Our purpose is to increase the capacity and opportunity of individuals, community groups and organisations to challenge environmental injustice at neighbourhood, local authority and national levels.
We advance environmental justice in two ways:
- by working to address the unequal distribution of environmental problems, and promoting everyone’s right to a healthy environment – these are called substantive rights.
- by working for meaningful participation in decision-making and for fair, timely and affordable access to legal action as a last resort – these are called procedural rights.
Advocacy in policy & law reform
A human right to a healthy environment
We are advocating for a human right to a healthy environment to be included in a new Human Rights (Scotland) Act. Read our presentation on why Scotland needs this right.
The First Minister’s Advisory Group on Human Rights Leadership recommended the incorporation of the right to a healthy environment into Scots law, partly in response to the threats posed by Brexit.
ERCS is participating in the formulation of this right by contributing to the National Taskforce for Human Rights Leadership. Read our briefing and case studies by RSPB Scotland on what some of the major environmental problems are in Scotland, and why having a human right to a healthy environment could help to tackle them.
Friends of the Earth Scotland has been campaigning for over 10 years to bring Scotland into compliance with the Aarhus Convention on Access to Information, Public Participation in Decision-making and Access to Justice in Environmental Matters.
ERCS aims to add new impetus to its efforts, following decisions by the Meeting of the Parties (MoP) to the Convention in 2014 and 2017 that Scotland does not fully comply. This autumn, we contributed to the final review of UK progress since 2017 by the Convention Compliance Committee, on the persistent issue of the excessive cost of challenging environmental decisions in Scotland. We also provided comments on the UK Government’s draft National Implementation Report for the same period. These submissions will be considered by the Seventh MoP in October 2021.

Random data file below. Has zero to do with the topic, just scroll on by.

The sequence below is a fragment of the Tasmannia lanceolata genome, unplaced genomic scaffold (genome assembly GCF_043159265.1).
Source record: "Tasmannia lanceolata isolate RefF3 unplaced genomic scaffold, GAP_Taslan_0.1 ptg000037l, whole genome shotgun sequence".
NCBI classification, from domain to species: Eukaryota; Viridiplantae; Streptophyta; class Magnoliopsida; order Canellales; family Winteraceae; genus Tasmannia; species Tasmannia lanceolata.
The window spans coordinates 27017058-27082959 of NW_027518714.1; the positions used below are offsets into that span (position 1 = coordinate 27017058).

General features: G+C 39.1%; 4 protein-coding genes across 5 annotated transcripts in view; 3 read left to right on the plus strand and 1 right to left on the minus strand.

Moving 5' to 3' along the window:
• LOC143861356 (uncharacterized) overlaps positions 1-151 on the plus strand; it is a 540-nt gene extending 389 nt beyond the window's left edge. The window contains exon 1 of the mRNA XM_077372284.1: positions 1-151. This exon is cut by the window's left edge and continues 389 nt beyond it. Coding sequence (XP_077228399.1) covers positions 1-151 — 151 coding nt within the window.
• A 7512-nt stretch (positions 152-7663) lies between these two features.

We expect the MoP, delayed by a year because of Covid-19, to decide for the third consecutive time that Scotland is not fully compliant with the Convention.
Specialist environmental court
We are building on long-standing moves to create a specialist environmental court or tribunal in Scotland, designed around the principles of the Aarhus Convention.
ERCS submitted a response to the Scottish Government’s consultation on the future of the Scottish Land Court and the Lands Tribunal for Scotland. The consultation proposes the incorporation of the Lands Tribunal into an expanded Land Court. Our response outlines our push for the expanded court to take on additional environmental responsibilities.
ERCS collaborated with Planning Democracy to write a response to the Scottish Parliament’s Local Government and Communities Committee on temporary modifications to planning regulations. We were concerned that they dilute the principle of public participation in decision-making during the Covid-19 pandemic.
As part of Scottish Environment LINK we contribute to responses to government consultations. We also collaborate with other LINK members to inform their position on environmental legislation and the legal system.
- ERCS response to to the Scottish Government’s consultation on the future of the Scottish Land Court and the Lands Tribunal for Scotland – October 2020
- UK Withdrawal from the EU (Continuity) (Scotland) Bill – LINK’s written evidence to the Scottish Parliament’s Environment, Climate Change and Land Reform Committee – August 2020
- National Planning Framework 4 – LINK response to Scottish Government’s call for ideas – April 2020